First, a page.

Jim Murphy: There will be second indyref

Former Scottish Labour leader Jim Murphy. Picture: John Devlin

Former Scottish Labour leader Jim Murphy. Picture: John Devlin

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FORMER Scottish Labour leader Jim Murphy has warned that “there will be a second independence referendum” and it will come about because “lame-assly dumb David ­Cameron will stumble into giving the SNP the excuse for one”.

In a speech to the Policy Exchange think tank in London yesterday, Mr Murphy also likened the SNP campaign to “a religious rock concert where nobody was listening to reason” but warned that ­Labour needed to offer the same “sense of destiny to voters” after a “purely transactional” campaign.

“I thought Cameron actually had quite a good referendum”

Jim Murphy

He warned that Scotland’s streets have been taken over by “aggressive Nationalism” and said that Labour is not in a good enough shape to lead another independence referendum.

Mr Murphy also appealed to the UK party to end Blairite/Brownite conflicts and confessed that he was as guilty as any in those feuds.

He insisted that the union leaders’ grip on the party needed to be ended.

Mr Murphy admitted that he had been a key player in the internal conflicts and chastised himself publicly for “talking more to [former shadow chancellor] Ed Balls in the last two months than he had in the last two decades”.

He criticised the feuds as “self-indulgent” and warned that the party could not regain power unless it could unify.

However, he also attacked Unite general secretary Len McCluskey for being “a bully” and warned that Labour needed to end the grip of union leaders on the party, in a reference to how Ed Miliband defeated his brother David in becoming leader in 2010 on the back of trade union votes.

Mr Murphy was making a final contribution to the Labour Party as he insisted that he will be retiring from frontline politics for good after losing his East Renfrewshire seat and leading Scottish Labour to “a catastrophic defeat” in the general election, where Labour lost 40 of its 41 seats as the SNP won 56 of Scotland’s 59 seats.

Mr Murphy admitted that part of the defeat was “organisational” and said he was proud of the reform package he brought in.

But he said that the party’s policies, candidates and message were “not good enough” and changes were needed.

However, he warned that much of the defeat in Scotland and the UK was down to political, not organisational, reasons, with the party facing “double nationalism” north and south of the Border.

Mr Murphy’s speech was watched by leading figures in the party including Dagenham MP John Cruddas, who is drawing up the plan of how to turn Labour around, as well as the frontrunner as Labour’s next candidate for Mayor of London, Dame Tessa Jowell.

However, the former Scottish leader refused to back any of the leadership contenders, instead saying: “I will vote for the one who I think can become the next Prime Minister”. But he insisted the vote would be secret and he vowed not to be a former leader who offered “constructive advice” to successors, which he said is another way of delivering criticism. But Mr Murphy’s hardest words were reserved for the future of Scotland in the UK and his party’s prospects there.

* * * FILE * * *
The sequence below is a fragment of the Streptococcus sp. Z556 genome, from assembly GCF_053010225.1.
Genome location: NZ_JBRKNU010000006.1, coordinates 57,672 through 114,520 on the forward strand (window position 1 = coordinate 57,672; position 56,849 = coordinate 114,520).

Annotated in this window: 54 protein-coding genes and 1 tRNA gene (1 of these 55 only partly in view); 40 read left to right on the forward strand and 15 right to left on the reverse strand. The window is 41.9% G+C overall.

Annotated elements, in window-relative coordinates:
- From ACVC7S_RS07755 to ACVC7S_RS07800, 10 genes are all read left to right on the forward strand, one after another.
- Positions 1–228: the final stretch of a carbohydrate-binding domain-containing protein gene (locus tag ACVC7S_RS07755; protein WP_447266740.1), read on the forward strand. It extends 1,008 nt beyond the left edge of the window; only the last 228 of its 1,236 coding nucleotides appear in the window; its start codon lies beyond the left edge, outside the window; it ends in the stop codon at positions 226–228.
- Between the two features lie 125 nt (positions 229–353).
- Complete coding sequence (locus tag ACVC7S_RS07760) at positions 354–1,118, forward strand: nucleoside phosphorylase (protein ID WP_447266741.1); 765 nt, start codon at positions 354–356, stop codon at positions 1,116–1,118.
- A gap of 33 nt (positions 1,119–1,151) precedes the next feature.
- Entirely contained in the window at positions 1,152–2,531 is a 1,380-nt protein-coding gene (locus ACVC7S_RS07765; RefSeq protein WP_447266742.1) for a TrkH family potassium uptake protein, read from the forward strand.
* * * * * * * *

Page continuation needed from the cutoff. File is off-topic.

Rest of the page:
He appealed to Labour “not to abandon Scotland” but pointed out that Midlothian, the 21st most winnable seat in the 40 his party lost to the SNP and one it held for more than a century until this year, is less winnable in a straight UK swing than the Tory-held Kensington and Chelsea, the richest seat in the UK.

During a question and answer session, Mr Murphy said another independence referendum will happen.

He said: “There will be another referendum whenever the SNP can get away with it.

“Why wouldn’t there? If you are an insurgent nationalist party with unprecedented power and with an absolute majority, why wouldn’t you try and engineer a set of circumstances to get you another referendum?

“My frustration is that Cameron is so lame-assly dumb on it that he is set to stumble into it and give them the excuse to do it.”

Admitting that he would get “killed” for praising the Prime Minister, Mr Murphy conceded he had enjoyed a “good referendum” last time round.

He said: “I thought David Cameron actually had quite a good referendum.”

The Prime Minister had been “self deprecating” and had admitted his tenure was temporary to win over support, he said.

“He came fleetingly and when he came he did well,” he added.

But Mr Cameron’s decision to make an early statement following the result, setting out plans for English votes for English laws, had been an “astonishingly stupid” move, Mr Murphy insisted.

“To me it showed he cares more about the longevity of his party than the stability of the Union.”

However, the Prime Minister has made it clear that he will not allow a second referendum.

Asked about suggestions that differences over the implementation of further devolution could trigger demands for a second referendum, Mr Cameron’s official spokeswoman said: “The Prime Minister has talked about this previously, and his view hasn’t changed.

“We had the referendum last September and that provided a clear answer and now we need to focus on getting on with delivering on devolution and the Smith Commission agreement.

“We saw following the referendum in September the Prime Minister committing to taking forward devolution and there was then a process which involved all the parties in Scotland and they signed up to the Smith Commission agreement, and the Scotland Bill will deliver that in full.”

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